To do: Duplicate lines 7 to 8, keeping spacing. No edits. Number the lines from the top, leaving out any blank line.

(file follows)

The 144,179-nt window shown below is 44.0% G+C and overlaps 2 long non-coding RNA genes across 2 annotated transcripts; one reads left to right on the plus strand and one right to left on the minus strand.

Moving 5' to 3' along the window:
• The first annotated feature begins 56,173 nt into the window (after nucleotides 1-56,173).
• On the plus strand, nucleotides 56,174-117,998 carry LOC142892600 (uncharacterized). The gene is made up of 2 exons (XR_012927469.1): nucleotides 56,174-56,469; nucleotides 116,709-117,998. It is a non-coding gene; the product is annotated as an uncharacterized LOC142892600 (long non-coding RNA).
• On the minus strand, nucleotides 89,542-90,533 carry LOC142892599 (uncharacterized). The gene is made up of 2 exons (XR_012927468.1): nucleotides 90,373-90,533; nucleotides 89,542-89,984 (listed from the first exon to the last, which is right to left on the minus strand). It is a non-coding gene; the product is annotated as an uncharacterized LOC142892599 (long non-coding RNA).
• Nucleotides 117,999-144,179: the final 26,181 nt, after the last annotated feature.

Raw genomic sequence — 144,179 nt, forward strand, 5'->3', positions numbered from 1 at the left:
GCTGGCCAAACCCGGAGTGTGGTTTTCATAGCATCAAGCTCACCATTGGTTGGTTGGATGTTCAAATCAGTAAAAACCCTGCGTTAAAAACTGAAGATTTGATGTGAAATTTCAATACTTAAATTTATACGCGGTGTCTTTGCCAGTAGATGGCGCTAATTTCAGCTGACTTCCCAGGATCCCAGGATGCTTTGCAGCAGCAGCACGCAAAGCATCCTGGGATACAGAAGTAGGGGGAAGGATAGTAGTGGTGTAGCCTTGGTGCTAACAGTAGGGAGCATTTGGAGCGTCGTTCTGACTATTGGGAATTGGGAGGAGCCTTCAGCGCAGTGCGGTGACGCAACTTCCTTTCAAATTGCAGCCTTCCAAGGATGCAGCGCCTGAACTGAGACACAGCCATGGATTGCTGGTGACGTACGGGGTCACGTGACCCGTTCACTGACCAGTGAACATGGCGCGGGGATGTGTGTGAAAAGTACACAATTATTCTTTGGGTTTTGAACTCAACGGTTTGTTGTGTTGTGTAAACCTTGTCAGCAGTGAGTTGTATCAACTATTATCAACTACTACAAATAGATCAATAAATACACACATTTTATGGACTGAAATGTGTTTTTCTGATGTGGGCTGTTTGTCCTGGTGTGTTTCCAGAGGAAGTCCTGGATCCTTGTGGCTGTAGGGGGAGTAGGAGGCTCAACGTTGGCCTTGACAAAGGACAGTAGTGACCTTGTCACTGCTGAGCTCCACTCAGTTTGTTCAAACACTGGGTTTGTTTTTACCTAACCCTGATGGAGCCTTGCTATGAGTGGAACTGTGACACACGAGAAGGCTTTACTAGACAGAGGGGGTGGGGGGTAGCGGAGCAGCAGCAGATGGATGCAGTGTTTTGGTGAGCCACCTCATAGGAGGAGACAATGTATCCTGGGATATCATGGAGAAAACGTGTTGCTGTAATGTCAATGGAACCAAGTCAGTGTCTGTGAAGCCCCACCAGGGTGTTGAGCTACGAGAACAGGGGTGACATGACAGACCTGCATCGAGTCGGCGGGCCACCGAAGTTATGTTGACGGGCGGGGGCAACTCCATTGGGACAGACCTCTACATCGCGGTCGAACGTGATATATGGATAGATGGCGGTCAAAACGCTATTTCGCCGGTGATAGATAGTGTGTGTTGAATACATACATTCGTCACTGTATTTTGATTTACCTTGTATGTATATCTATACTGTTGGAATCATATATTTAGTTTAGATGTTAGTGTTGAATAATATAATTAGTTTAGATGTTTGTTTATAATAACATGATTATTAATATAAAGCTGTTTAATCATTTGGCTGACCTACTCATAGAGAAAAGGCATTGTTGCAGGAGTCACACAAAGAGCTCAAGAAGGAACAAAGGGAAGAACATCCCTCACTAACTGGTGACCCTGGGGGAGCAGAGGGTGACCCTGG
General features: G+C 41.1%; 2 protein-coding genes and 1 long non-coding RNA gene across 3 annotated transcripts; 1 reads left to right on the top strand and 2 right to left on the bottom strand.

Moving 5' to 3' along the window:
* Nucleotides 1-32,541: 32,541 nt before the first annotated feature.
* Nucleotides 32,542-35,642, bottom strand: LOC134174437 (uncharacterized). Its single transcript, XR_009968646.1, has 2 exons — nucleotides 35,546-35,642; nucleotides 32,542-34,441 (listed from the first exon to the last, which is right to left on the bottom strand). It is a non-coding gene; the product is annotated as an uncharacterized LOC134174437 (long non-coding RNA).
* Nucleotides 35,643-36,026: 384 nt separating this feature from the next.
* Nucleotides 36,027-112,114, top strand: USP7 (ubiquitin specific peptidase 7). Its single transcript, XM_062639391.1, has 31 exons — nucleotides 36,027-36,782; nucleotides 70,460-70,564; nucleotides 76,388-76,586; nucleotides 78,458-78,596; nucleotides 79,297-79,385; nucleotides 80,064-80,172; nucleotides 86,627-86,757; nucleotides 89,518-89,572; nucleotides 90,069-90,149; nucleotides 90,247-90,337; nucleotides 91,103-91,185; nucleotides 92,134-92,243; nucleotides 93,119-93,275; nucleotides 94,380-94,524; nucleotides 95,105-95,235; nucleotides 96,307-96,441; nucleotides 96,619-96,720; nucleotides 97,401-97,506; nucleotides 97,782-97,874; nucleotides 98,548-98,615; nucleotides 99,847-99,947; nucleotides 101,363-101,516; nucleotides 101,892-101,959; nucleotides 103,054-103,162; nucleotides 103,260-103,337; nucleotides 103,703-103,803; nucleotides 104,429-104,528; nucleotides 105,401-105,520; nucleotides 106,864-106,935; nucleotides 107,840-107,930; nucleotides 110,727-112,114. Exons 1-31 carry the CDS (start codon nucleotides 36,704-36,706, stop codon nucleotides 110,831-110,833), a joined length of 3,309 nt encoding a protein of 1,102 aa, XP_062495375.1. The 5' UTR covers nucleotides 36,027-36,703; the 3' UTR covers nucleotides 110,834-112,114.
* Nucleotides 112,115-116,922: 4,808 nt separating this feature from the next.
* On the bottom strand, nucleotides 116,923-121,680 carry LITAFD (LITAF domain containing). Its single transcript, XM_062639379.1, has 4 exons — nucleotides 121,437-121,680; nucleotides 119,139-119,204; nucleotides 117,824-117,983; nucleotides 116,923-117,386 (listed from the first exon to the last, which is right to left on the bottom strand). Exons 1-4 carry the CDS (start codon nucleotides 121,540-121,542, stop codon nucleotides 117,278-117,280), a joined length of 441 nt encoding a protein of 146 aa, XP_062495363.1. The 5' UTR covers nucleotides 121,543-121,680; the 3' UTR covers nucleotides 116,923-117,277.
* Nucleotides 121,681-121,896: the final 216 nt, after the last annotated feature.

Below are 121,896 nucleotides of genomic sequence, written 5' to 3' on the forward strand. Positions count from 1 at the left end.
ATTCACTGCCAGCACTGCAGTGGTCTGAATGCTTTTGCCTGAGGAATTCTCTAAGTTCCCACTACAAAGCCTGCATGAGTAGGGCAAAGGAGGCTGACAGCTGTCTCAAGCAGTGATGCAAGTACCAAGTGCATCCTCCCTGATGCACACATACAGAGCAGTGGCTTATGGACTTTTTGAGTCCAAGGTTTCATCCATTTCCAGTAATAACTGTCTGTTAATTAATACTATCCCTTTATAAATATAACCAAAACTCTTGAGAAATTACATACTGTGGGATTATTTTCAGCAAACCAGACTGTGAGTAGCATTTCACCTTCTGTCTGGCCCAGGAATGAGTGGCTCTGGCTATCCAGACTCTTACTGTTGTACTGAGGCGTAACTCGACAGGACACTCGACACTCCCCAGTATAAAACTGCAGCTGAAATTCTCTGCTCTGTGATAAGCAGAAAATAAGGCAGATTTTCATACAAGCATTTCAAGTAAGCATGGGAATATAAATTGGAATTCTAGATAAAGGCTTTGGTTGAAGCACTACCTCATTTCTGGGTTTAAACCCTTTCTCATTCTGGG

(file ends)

Raw genomic sequence — 144,179 nt, forward strand, 5'->3', positions numbered from 1 at the left:
GCTGGCCAAACCCGGAGTGTGGTTTTCATAGCATCAAGCTCACCATTGGTTGGTTGGATGTTCAAATCAGTAAAAACCCTGCGTTAAAAACTGAAGATTTGATGTGAAATTTCAATACTTAAATTTATACGCGGTGTCTTTGCCAGTAGATGGCGCTAATTTCAGCTGACTTCCCAGGATCCCAGGATGCTTTGCAGCAGCAGCACGCAAAGCATCCTGGGATACAGAAGTAGGGGGAAGGATAGTAGTGGTGTAGCCTTGGTGCTAACAGTAGGGAGCATTTGGAGCGTCGTTCTGACTATTGGGAATTGGGAGGAGCCTTCAGCGCAGTGCGGTGACGCAACTTCCTTTCAAATTGCAGCCTTCCAAGGATGCAGCGCCTGAACTGAGACACAGCCATGGATTGCTGGTGACGTACGGGGTCACGTGACCCGTTCACTGACCAGTGAACATGGCGCGGGGATGTGTGTGAAAAGTACACAATTATTCTTTGGGTTTTGAACTCAACGGTTTGTTGTGTTGTGTAAACCTTGTCAGCAGTGAGTTGTATCAACTATTATCAACTACTACAAATAGATCAATAAATACACACATTTTATGGACTGAAATGTGTTTTTCTGATGTGGGCTGTTTGTCCTGGTGTGTTTCCAGAGGAAGTCCTGGATCCTTGTGGCTGTAGGGGGAGTAGGAGGCTCAACGTTGGCCTTGACAAAGGACAGTAGTGACCTTGTCACTGCTGAGCTCCACTCAGTTTGTTCAAACACTGGGTTTGTTTTTACCTAACCCTGATGGAGCCTTGCTATGAGTGGAACTGTGACACACGAGAAGGCTTTACTAGACAGAGGGGGTGGGGGGTAGCGGAGCAGCAGCAGATGGATGCAGTGTTTTGGTGAGCCACCTCATAGGAGGAGACAATGTATCCTGGGATATCATGGAGAAAACGTGTTGCTGTAATGTCAATGGAACCAAGTCAGTGTCTGTGAAGCCCCACCAGGGTGTTGAGCTACGAGAACAGGGGTGACATGACAGACCTGCATCGAGTCGGCGGGCCACCGAAGTTATGTTGACGGGCGGGGGCAACTCCATTGGGACAGACCTCTACATCGCGGTCGAACGTGATATATGGATAGATGGCGGTCAAAACGCTATTTCGCCGGTGATAGATAGTGTGTGTTGAATACATACATTCGTCACTGTATTTTGATTTACCTTGTATGTATATCTATACTGTTGGAATCATATATTTAGTTTAGATGTTAGTGTTGAATAATATAATTAGTTTAGATGTTTGTTTATAATAACATGATTATTAATATAAAGCTGTTTAATCATTTGGCTGACCTACTCATAGAGAAAAGGCATTGTTGCAGGAGTCACACAAAGAGCTCAAGAAGGAACAAAGGGAAGAACATCCCTCACTAACTGGTGACCCTGGGGGAGCAGAGGGTGACCCTGG